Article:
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Mol Pharm. 2015 Nov 2;12(11):4067-76. doi: 10.1021/acs.molpharmaceut.5b00498. Epub 2015 Sep 30.

Elucidating the Molecular Interactions Occurring during Drug Precipitation of Weak Bases from Lipid-Based Formulations: A Case Study with Cinnarizine and a Long Chain Self-Nanoemulsifying Drug Delivery System.

Author information

1
Department of Pharmacy, Faculty of Health and Medical Sciences, University of Copenhagen , Universitetsparken 2, 2100 Copenhagen, Denmark.
2
Department of Food Science, Faculty of Science, University of Copenhagen , Rolighedsvej 26, 1958 Frederiksberg, Denmark.
3
Bioneer:Farma, Faculty of Health and Medical Sciences, University of Copenhagen , Universitetsparken 2, 2100 Copenhagen, Denmark.

Abstract

The aim of this study was to investigate if molecular interactions between the weak base cinnarizine and lipolysis products were affecting the morphology of precipitated drug formed during in vitro lipolysis. In vitro lipolysis studies of a self-nanoemulsifying drug delivery system with or without cinnarizine were conducted. The digestion phases (aqueous phase and pellet phase) were separated by ultracentrifugation, and the pellet was isolated and lyophilized. The lyophilized pellets were examined by X-ray powder diffraction, (13)C solid-state nuclear magnetic resonance ((13)C NMR), (1)H liquid-state NMR ((1)H NMR) spectroscopy and differential scanning calorimetry (DSC). The (13)C NMR data indicated that the carbonyl groups and aliphatic part of the lipids undergo structural changes when the pellet contains cinnarizine. The (1)H NMR data suggests interactions occurring around the nitrogens on cinnarizine and the carboxylic group of fatty acids. DSC thermograms showed cinnarizine to be homogeneously incorporated into the lipids of the pellet, and no free amorphous cinnarizine was present. The three techniques (13)C NMR, (1)H NMR, and DSC complement each other and suggest interactions to occur between fatty acids and cinnarizine, which in turn favors amorphous precipitation.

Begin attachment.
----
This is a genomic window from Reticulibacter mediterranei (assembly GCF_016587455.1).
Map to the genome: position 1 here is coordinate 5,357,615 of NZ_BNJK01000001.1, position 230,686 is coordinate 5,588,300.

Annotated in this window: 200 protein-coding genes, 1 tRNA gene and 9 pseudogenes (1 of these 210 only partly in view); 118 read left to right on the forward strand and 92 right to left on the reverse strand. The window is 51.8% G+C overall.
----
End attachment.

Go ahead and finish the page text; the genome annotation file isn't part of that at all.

KEYWORDS:

amorphous; differential scanning calorimetry; interactions; lipid-based drug delivery systems; nuclear magnetic resonance spectroscopy; self-nanoemuslifying drug delivery systems; solid-state characterization; weak bases

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